Everything You Ever Wanted To Know About Setting Up A Patreon

Fabio Principe/Shutterstock, Remix by Caterina Cox

If you’re a creator struggling to find a way to make money off of your work, despite having a fiercely loyal audience on the internet, you’ve probably already considered turning to Patreon to see if that might be the missing link in the frustrating quest to monetize. Well, it’s time to stop considering and start connecting with your audience—we’ll walk you through everything you need to know to determine whether Patreon is, indeed, right for you, and show you how to set up a Patreon of your very own.

What is Patreon?

Patreon is a platform that allows creators to connect directly with their audiences, offering various perks in exchange for a regular donation, or patronage. For those familiar with crowdfunding platforms like Kickstarter or Indiegogo, it’s a similar idea, only the intent is to fund creators consistently throughout their careers rather than for a one-time project.

One of Patreon’s particular strengths is that it was co-founded by musician Jack Conte (alongside Sam Yam), who had already spent years as a content creator himself by the site’s 2013 inception, both solo and as part of the musical duo Pomplamoose. Conte’s firsthand knowledge of the financial struggles faced by smaller creators—even ones who have already built up a solid audience—has contributed to making Patreon the flexible, trustworthy platform it is today.

Who can use Patreon?

Patreon is structured to be useful to a wide variety of creators with an equally wide variety of needs. There are both new and well-established creators, those looking to fund specific projects and those seeking supplemental income while they hone their craft, and even local businesses and nonprofits. Altogether, there are over 250,000 creators currently on Patreon.

Some examples of creators who use Patreon include:

  • musicians
  • visual artists
  • journalists
  • YouTubers
  • streamers
  • podcasters
  • filmmakers
  • photographers
  • poets
  • educators
  • and so many more!

One thing to note is that Patreon isn’t necessarily a great resource for audiences to find new content, so the creators who will benefit the most from setting up a page here are those who have an existing platform (or platforms) where they connect with fans in some manner. This can mean a TikTok where you post videos, a Twitter where people know you as an author, a newsletter where interested parties can keep up with your work—you get the idea. 

Basically, you will need a way to drive people who are invested in you as a creator to your Patreon to get them to subscribe.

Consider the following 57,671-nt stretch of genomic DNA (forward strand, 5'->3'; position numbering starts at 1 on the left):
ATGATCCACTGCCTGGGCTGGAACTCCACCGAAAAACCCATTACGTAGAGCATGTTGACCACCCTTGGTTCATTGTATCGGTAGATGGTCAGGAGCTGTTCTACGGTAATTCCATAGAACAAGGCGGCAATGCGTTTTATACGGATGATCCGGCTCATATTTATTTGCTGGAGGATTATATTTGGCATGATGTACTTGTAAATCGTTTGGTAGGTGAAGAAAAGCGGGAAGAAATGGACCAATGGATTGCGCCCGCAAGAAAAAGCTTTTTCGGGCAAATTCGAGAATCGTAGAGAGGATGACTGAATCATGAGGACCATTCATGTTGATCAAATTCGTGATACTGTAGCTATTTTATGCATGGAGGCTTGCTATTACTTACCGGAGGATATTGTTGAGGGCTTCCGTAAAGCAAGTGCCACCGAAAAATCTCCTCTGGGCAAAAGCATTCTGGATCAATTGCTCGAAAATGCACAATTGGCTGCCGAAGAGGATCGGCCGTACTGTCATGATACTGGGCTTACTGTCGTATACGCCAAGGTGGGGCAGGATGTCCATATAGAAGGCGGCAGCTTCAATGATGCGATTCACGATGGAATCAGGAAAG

How much does it cost to set up a Patreon?

One of the best things about Patreon is that there are no upfront charges to creators. The site takes a percentage of the money you, as the creator, make from your audience. So until you start making money, it costs you nothing.

Patreon’s pricing system is also very upfront and includes information about processing fees based on which currency is collected. Essentially, they offer three different tiers for creators to choose from:

Patreon Lite

Patreon Lite is great for creators with simple needs. It costs 5% of the monthly income earned on Patreon in exchange for hosting a basic page that allows creators to post and interact with their audience.

Patreon Pro

The “recommended plan” is Patreon Pro, which takes a slightly higher 8% of a creator’s monthly income from the platform and also provides benefits such as analytics and insights and the ability to create membership tiers, which allow fans to get different perks at different price points (more on this later).

Patreon Premium

Intended for well-established creators or businesses, and likely those who have already been using Patreon for some time, the Premium option takes 12% and provides dedicated support from an expert on Patreon’s team as well as a “Merch for Membership” option for subscribers, which takes some of the burden of creating and managing physical perks off creators.

For the most part, creators are not locked into any specific plan, so you can test out what works best for you for as long as you want. The only exception to this is that creators signing up for Premium are held to a three-month commitment before they can downgrade.

How do I set up my Patreon?